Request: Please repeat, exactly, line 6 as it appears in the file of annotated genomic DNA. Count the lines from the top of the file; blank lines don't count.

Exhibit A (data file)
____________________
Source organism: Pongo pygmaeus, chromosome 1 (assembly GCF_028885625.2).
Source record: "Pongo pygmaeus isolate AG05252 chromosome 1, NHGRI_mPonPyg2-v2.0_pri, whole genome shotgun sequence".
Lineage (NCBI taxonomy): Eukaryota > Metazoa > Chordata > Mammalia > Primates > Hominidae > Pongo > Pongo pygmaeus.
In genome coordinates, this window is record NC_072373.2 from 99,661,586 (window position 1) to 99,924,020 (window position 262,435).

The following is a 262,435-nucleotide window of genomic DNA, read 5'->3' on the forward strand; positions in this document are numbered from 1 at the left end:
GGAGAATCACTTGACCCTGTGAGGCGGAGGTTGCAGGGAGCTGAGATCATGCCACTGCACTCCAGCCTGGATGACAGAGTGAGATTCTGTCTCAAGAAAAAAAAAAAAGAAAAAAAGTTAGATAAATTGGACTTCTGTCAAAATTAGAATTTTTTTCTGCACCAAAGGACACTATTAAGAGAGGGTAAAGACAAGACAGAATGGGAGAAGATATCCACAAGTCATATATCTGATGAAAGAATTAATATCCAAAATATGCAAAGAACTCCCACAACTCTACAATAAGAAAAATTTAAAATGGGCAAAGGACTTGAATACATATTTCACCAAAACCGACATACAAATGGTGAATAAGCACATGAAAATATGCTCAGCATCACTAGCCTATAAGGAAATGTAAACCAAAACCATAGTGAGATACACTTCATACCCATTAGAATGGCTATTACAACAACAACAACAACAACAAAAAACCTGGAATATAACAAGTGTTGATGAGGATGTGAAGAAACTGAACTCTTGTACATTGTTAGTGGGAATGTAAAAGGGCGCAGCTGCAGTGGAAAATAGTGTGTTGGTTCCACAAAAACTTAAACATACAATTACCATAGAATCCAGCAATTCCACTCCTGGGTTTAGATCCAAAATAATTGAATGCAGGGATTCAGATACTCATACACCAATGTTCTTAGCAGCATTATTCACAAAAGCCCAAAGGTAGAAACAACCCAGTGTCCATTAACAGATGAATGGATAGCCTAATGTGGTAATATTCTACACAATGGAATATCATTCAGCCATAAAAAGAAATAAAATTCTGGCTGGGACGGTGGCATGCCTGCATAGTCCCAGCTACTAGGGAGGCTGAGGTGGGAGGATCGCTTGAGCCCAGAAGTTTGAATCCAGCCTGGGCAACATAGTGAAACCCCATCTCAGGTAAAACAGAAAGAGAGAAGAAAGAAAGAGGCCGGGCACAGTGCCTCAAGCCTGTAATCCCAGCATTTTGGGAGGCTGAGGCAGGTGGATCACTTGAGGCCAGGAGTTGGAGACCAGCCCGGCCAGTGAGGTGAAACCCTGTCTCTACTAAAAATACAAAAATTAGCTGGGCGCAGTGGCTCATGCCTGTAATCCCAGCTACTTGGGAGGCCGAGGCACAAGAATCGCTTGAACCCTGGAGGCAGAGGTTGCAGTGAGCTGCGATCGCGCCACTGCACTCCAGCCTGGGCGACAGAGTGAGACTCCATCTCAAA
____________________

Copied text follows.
GGAGAATCACTTGACCCTGTGAGGCGGAGGTTGCAGGGAGCTGAGATCATGCCACTGCACTCCAGCCTGGATGACAGAGTGAGATTCTGTCTCAAGAAAAAAAAAAAAGAAAAAAAGTTAGATAAATTGGACTTCTGTCAAAATTAGAATTTTTTTCTGCACCAAAGGACACTATTAAGAGAGGGTAAAGACAAGACAGAATGGGAGAAGATATCCACAAGTCATATATCTGATGAAAGAATTAATATCCAAAATATGCAAAGAACTCCCACAACTCTACAATAAGAAAAATTTAAAATGGGCAAAGGACTTGAATACATATTTCACCAAAACCGACATACAAATGGTGAATAAGCACATGAAAATATGCTCAGCATCACTAGCCTATAAGGAAATGTAAACCAAAACCATAGTGAGATACACTTCATACCCATTAGAATGGCTATTACAACAACAACAACAACAACAAAAAACCTGGAATATAACAAGTGTTGATGAGGATGTGAAGAAACTGAACTCTTGTACATTGTTAGTGGGAATGTAAAAGGGCGCAGCTGCAGTGGAAAATAGTGTGTTGGTTCCACAAAAACTTAAACATACAATTACCATAGAATCCAGCAATTCCACTCCTGGGTTTAGATCCAAAATAATTGAATGCAGGGATTCAGATACTCATACACCAATGTTCTTAGCAGCATTATTCACAAAAGCCCAAAGGTAGAAACAACCCAGTGTCCATTAACAGATGAATGGATAGCCTAATGTGGTAATATTCTACACAATGGAATATCATTCAGCCATAAAAAGAAATAAAATTCTGGCTGGGACGGTGGCATGCCTGCATAGTCCCAGCTACTAGGGAGGCTGAGGTGGGAGGATCGCTTGAGCCCAGAAGTTTGAATCCAGCCTGGGCAACATAGTGAAACCCCATCTCAGGTAAAACAGAAAGAGAGAAGAAAGAAAGAGGCCGGGCACAGTGCCTCAAGCCTGTAATCCCAGCATTTTGGGAGGCTGAGGCAGGTGGATCACTTGAGGCCAGGAGTTGGAGACCAGCCCGGCCAGTGAGGTGAAACCCTGTCTCTACTAAAAATACAAAAATTAGCTGGGCGCAGTGGCTCATGCCTGTAATCCCAGCTACTTGGGAGGCCGAGGCACAAGAATCGCTTGAACCCTGGAGGCAGAGGTTGCAGTGAGCTGCGATCGCGCCACTGCACTCCAGCCTGGGCGACAGAGTGAGACTCCATCTCAAA